by Shalom (daughter of Michael and Debi Pearl) Brand from No Greater Joy magazine – Training Starts at Birth
Realize from day one that you are training your baby in everything you do! When you put a diaper on your baby and allow him to mess in it, you are training him to go in his diaper. Yes, it is the norm to place a diaper on your baby, but it is still training. Many others, myself included, have trained our babies to go in the toilet from day one, so it is possible to train even if it is outside the norm. It is just a matter of deciding what you want for your little one and then following through with that training.
Remember, you are conditioning your infants unto obedience. Training an infant is all about conditioning them early to be obedient so when they are old enough to respond to commands, they will obey. They go where you take them, they lie where you place them, and they eat when you feed them. They are in your hands to guide and protect.
Make a plan as to what you want them to learn. I wanted my walking child to come when I called, to sit when I said sit, to stop whining when I told them no, and to sleep when I said “sleep”. I wanted them to stop touching when I said “don’t touch!”, and to stop when I said “stop”, and to go potty on the toilet when I said “peepee.” I don’t like to spank. I am soft hearted, and spanking is not my favorite thing. Because I wanted obedient children, I made a decision early to condition them to obey so that I would rarely have to spank them as they got older. For all you young mothers out there like me who want your children trained to obey when they are still young, make a plan now and stick with it. That way you do not have to retrain them later, making it harder on both of you.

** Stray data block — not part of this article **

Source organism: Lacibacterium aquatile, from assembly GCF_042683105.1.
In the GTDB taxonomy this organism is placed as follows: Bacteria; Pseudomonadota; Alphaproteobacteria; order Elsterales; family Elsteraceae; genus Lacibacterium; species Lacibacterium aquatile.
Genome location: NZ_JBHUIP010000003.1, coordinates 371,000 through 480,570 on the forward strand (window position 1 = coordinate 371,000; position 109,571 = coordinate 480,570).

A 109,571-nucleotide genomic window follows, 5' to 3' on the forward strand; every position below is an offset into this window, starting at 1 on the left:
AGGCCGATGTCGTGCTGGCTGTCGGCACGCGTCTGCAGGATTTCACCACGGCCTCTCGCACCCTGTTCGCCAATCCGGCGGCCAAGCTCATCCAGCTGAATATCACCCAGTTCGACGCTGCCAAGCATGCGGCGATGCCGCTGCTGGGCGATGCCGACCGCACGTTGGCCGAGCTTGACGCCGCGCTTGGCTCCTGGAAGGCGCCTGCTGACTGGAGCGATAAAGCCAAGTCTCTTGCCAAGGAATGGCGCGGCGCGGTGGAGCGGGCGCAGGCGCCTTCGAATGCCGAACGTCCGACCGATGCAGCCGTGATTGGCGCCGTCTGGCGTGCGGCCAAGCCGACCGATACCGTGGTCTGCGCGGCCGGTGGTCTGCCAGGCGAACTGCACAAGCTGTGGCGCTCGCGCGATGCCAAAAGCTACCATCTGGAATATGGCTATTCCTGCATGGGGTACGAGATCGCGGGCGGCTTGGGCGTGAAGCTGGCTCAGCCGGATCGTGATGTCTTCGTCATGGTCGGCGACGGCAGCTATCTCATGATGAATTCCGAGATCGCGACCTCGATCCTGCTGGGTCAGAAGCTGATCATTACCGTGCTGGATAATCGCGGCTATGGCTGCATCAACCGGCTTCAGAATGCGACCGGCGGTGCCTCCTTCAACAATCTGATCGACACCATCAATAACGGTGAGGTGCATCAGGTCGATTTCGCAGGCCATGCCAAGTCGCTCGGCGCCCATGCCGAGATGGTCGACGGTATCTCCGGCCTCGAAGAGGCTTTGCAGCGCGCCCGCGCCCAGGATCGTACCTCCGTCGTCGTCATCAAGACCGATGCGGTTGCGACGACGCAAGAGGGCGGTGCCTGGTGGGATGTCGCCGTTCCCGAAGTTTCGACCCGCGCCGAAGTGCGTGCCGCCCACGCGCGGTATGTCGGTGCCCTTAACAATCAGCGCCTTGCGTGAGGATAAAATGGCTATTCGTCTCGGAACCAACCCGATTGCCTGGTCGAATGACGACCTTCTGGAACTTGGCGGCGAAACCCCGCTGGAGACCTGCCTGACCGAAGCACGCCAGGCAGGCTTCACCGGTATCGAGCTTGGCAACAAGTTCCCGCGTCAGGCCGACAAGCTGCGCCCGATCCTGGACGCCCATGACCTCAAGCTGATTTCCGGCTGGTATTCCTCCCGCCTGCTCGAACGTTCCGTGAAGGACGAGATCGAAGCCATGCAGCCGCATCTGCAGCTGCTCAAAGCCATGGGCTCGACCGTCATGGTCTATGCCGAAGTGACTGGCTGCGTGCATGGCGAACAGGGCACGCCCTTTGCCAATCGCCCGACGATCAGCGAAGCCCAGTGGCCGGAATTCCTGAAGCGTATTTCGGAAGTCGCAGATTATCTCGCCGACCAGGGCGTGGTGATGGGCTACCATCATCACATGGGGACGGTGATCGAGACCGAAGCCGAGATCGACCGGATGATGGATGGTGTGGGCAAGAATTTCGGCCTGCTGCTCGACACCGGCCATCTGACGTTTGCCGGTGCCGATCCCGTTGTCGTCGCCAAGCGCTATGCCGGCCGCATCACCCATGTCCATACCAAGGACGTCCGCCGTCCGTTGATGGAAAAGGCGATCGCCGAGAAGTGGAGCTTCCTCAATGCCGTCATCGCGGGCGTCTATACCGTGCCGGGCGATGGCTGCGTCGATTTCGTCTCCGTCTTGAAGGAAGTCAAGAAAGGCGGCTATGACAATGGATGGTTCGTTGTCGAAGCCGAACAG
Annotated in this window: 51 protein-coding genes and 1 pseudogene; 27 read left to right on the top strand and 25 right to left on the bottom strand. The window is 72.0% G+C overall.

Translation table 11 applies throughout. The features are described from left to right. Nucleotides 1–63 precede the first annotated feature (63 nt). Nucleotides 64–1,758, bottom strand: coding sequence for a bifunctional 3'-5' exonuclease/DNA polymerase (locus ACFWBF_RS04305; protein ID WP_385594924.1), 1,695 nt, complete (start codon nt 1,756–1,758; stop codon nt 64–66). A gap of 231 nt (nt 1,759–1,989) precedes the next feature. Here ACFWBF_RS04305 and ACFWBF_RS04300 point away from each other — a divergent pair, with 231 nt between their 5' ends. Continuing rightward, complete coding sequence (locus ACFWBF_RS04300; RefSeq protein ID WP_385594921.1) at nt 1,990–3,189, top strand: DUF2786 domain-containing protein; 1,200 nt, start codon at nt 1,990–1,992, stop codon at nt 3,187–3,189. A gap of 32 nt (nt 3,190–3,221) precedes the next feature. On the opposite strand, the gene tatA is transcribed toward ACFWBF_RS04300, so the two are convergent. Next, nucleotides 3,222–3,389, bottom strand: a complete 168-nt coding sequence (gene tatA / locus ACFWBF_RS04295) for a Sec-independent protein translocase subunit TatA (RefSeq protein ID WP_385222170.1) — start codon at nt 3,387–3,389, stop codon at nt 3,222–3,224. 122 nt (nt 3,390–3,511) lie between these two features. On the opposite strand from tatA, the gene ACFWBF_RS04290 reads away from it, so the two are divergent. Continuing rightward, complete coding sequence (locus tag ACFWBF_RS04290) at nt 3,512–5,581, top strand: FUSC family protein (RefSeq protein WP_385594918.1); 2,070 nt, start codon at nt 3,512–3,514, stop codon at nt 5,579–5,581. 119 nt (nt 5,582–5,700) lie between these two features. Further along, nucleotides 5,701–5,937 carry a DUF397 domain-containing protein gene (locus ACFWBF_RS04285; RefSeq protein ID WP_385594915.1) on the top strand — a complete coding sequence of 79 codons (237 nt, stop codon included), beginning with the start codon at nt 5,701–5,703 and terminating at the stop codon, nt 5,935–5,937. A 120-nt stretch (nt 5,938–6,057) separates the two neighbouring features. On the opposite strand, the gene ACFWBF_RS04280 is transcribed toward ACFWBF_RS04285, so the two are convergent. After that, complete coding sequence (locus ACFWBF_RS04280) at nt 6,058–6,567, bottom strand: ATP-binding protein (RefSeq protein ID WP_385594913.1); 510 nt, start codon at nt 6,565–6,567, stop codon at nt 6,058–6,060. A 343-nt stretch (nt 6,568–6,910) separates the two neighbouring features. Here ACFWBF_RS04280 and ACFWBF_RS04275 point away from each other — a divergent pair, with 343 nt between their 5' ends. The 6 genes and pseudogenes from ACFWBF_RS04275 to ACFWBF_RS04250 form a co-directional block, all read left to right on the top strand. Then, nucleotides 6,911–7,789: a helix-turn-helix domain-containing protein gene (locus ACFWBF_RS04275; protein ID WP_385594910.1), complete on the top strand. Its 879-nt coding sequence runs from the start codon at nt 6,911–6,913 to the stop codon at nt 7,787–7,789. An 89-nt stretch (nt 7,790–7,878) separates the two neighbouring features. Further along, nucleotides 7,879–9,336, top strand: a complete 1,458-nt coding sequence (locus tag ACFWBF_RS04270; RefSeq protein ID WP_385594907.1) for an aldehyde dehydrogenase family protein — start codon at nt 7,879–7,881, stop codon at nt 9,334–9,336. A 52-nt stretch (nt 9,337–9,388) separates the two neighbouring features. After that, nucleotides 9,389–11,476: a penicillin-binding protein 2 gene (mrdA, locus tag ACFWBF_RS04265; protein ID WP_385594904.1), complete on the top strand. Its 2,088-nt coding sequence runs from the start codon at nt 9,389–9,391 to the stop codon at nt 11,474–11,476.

QUOTING QUIVERFULL is a regular feature of NLQ – we present the actual words of noted Quiverfull leaders or their followers/enforcers and ask our readers: What do you think? Agree? Disagree? This is the place to state your opinion. Please, let’s keep it respectful – but at the same time, we encourage readers to examine the ideas of Quiverfull honestly and thoughtfully.